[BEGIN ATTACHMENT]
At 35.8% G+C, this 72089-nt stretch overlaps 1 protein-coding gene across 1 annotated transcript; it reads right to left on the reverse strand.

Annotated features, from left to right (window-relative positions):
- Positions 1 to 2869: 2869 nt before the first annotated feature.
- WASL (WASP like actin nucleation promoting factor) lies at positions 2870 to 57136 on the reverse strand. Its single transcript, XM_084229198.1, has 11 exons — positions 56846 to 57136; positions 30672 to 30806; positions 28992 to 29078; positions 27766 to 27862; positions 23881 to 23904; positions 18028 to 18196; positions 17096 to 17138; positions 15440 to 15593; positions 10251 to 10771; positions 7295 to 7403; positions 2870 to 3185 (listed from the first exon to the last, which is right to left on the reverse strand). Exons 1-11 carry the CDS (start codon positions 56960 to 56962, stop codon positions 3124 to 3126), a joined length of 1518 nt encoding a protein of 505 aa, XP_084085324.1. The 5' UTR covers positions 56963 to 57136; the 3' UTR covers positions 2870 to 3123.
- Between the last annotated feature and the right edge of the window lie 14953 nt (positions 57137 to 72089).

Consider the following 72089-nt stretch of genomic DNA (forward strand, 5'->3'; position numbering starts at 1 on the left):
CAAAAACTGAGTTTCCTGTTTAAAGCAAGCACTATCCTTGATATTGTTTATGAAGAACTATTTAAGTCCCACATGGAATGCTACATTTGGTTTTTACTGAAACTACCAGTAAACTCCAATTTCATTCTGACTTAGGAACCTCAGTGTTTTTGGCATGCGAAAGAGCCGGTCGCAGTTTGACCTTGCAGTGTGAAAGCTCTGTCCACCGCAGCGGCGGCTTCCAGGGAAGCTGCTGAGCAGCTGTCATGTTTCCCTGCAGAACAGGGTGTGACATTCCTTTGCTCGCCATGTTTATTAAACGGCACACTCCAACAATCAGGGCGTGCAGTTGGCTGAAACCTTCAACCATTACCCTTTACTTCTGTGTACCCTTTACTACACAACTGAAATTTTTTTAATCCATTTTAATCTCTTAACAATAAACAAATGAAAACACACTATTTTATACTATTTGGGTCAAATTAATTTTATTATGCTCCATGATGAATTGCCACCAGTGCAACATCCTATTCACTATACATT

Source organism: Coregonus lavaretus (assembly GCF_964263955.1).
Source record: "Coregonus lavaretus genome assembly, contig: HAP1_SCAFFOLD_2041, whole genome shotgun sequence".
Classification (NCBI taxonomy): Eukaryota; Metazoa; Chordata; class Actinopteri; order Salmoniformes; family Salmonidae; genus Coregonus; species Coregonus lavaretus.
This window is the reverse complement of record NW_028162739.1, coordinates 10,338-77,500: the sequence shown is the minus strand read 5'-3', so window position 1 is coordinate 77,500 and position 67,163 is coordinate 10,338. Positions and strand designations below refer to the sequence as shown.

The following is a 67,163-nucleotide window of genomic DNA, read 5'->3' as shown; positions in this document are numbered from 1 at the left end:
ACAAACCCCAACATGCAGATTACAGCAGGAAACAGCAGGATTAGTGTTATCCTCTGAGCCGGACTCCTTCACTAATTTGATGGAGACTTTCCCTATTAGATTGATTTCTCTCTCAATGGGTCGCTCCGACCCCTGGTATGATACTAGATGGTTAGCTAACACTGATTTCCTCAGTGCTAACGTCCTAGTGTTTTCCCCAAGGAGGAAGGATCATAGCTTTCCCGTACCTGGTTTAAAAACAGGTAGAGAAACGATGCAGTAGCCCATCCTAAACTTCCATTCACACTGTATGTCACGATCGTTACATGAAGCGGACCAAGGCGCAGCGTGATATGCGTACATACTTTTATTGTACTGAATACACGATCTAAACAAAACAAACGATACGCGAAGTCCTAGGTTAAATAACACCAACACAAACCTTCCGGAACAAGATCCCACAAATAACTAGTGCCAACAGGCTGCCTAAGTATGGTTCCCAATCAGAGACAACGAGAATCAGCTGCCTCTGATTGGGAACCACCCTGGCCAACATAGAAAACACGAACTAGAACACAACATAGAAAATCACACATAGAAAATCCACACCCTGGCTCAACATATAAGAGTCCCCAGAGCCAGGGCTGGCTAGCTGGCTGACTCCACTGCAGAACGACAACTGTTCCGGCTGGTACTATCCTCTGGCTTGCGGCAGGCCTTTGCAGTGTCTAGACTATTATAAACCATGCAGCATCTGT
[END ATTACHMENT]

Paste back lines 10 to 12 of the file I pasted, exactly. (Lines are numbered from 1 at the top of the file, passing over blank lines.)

Classification (NCBI taxonomy): Eukaryota; Metazoa; Chordata; class Actinopteri; order Salmoniformes; family Salmonidae; genus Coregonus; species Coregonus lavaretus.
This window is the reverse complement of record NW_028162739.1, coordinates 10,338-77,500: the sequence shown is the minus strand read 5'-3', so window position 1 is coordinate 77,500 and position 67,163 is coordinate 10,338. Positions and strand designations below refer to the sequence as shown.

The following is a 67,163-nucleotide window of genomic DNA, read 5'->3' as shown; positions in this document are numbered from 1 at the left end: